If you are like most golfers, your plan for each hole is pretty much the same. You take out your driver, you hit the ball as far as you can, and then you come up with part two of your plan. But golf is no different than chess or billiards. The move you make now has a direct impact on the move you can make three turns from now. Follow these steps to make a plan for every hole and you may save strokes from your game immediately.
Look for easy shots - Birdies and eagles are great, but for most holes, par will do just fine. If you are playing a par four, map out the four easiest shots you can possibly take to make par and start from there. Try to leave heroic 220-yard iron shots over water out of the plan for now. Play your ball to safe parts of the fairway for the time being.
Work backwards - Instead of planning from the tee to the green, start your plan from the pin and work backwards. Where would you like to take an ideal approach shot to the pin? From that spot, trace back a realistic shot from the fairway. If you begin with the end in mind, you are less likely to get stuck with a difficult approach shot.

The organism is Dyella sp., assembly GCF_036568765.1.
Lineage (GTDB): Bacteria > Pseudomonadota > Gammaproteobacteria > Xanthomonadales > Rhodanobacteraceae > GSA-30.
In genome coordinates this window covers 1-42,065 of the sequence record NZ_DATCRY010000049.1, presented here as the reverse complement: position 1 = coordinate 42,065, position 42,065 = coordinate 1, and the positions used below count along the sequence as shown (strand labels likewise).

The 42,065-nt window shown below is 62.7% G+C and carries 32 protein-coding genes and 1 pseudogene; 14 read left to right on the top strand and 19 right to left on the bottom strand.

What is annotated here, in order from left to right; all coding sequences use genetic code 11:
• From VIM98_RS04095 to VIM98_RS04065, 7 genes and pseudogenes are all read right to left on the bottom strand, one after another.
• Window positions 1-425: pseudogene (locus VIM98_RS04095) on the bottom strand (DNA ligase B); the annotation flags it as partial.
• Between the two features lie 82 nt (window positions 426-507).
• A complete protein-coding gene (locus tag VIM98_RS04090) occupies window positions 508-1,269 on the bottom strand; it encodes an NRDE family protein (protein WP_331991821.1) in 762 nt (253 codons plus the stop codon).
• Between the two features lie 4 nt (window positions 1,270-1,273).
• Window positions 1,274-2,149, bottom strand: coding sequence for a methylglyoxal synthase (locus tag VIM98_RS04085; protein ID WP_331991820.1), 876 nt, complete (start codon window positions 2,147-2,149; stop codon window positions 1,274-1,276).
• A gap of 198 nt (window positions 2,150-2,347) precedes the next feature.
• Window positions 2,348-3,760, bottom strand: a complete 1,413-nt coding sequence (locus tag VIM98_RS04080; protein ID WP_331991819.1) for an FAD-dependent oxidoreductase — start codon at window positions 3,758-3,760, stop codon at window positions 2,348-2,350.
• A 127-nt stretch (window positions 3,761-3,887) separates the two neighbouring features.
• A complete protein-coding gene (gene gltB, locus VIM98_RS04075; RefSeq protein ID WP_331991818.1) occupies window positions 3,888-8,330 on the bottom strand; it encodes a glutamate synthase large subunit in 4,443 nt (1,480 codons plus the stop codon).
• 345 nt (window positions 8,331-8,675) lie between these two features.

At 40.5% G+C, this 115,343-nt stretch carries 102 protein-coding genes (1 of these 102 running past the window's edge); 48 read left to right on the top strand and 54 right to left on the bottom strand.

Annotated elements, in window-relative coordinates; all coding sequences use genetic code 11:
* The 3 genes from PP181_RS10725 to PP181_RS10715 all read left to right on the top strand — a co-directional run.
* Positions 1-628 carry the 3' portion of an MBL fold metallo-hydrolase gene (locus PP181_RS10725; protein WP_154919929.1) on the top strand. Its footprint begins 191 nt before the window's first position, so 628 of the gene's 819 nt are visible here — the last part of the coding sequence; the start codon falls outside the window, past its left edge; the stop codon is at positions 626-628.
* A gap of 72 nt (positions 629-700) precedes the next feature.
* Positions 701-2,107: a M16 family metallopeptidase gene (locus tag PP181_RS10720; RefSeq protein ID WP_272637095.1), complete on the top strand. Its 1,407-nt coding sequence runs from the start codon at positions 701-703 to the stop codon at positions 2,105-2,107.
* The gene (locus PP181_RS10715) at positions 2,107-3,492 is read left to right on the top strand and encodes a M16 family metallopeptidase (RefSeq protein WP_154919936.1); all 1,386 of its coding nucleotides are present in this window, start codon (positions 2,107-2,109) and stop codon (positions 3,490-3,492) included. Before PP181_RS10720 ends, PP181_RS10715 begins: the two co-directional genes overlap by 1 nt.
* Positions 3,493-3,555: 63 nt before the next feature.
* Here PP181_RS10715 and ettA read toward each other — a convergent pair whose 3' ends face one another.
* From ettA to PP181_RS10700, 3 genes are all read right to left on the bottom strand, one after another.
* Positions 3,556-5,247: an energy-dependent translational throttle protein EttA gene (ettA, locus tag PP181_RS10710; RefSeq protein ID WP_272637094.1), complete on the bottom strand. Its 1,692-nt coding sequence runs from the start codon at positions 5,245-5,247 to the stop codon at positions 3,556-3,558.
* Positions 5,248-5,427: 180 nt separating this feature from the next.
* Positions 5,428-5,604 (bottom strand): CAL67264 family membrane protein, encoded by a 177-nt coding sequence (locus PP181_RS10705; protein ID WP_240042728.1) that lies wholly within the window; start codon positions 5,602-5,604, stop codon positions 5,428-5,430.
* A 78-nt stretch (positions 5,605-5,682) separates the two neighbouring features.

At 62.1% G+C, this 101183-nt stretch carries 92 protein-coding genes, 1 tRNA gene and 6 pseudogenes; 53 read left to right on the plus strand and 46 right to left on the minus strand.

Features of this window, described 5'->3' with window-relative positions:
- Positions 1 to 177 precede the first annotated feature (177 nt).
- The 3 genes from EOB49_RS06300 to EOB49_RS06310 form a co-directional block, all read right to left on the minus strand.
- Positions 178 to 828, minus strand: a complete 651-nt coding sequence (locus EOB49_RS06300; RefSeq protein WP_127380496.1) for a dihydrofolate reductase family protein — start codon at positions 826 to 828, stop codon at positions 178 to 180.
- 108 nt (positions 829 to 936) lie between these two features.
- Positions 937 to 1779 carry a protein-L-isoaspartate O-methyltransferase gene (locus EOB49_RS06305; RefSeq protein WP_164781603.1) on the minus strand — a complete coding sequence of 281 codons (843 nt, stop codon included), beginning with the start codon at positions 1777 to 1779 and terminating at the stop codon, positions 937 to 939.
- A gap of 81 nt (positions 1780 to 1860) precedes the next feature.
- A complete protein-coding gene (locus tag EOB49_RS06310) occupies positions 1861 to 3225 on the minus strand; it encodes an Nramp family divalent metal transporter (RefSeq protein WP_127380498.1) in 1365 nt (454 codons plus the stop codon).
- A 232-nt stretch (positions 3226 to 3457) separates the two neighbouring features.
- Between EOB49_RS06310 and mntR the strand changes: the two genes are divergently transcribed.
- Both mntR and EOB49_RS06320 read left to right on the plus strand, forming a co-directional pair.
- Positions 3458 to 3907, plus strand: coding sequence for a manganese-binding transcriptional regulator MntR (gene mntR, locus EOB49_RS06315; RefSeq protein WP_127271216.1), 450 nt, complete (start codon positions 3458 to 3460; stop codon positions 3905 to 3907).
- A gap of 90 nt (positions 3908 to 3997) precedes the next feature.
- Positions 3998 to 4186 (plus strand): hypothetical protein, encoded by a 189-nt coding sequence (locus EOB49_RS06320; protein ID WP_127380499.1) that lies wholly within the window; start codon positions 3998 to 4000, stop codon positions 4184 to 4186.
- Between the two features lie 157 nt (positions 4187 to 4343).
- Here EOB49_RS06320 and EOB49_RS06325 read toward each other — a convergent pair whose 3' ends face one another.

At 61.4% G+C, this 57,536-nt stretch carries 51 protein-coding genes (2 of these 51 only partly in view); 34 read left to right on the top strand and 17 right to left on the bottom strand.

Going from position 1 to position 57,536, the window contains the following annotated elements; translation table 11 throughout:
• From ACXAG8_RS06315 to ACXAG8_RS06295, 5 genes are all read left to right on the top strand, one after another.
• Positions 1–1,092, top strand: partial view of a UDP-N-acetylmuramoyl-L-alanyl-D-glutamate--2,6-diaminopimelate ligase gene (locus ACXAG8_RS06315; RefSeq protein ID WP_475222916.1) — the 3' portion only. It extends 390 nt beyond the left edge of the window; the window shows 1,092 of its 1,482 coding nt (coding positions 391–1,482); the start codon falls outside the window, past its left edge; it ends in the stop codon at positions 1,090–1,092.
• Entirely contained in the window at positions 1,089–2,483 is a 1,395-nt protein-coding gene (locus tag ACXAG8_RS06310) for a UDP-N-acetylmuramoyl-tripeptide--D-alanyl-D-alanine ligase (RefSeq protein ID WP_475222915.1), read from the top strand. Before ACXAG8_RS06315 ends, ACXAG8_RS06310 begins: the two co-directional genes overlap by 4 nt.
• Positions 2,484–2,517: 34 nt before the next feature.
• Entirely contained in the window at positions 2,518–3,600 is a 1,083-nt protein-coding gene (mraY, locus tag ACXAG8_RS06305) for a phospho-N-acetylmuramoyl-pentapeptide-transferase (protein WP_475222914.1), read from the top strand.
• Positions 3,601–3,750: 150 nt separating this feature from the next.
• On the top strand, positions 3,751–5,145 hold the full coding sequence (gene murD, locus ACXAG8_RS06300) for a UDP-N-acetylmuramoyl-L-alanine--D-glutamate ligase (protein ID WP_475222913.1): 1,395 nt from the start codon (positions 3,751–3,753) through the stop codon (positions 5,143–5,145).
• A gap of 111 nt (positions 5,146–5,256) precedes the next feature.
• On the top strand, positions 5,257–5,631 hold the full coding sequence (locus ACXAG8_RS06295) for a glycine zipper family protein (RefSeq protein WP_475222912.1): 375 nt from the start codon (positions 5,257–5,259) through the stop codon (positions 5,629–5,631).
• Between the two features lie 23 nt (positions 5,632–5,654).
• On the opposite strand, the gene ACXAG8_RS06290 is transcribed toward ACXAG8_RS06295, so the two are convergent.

Take a close look at the course layout - Course designers can be devious when it comes to laying out a hole. They almost always reward the golfer who thinks before swinging. Does the fairway narrow anywhere? Is there a bunker waiting right around the distance you usually reach with your driver? Take the course design into consideration. If there's an obstacle that can devastate your score, stay away.
Control your ball - You have been conditioned to hit the ball as hard as you can, but when you do, it becomes much tougher to control your ball. Even if you can hit your driver 250 yards, it doesn't mean you can hit the ball in the air that full distance. Therefore, as your ball is rolling towards the 250-yard mark, it can find any obstacle along the way.
Consider the elements - How is the wind playing today? Is the course a little wet from some overnight rain? Your plan on how to attack a hole can change dramatically with a sudden shift in the weather. Before you power a drive through the wind or roll a ball off a wet fairway onto a green, consider how the elements will affect your shot.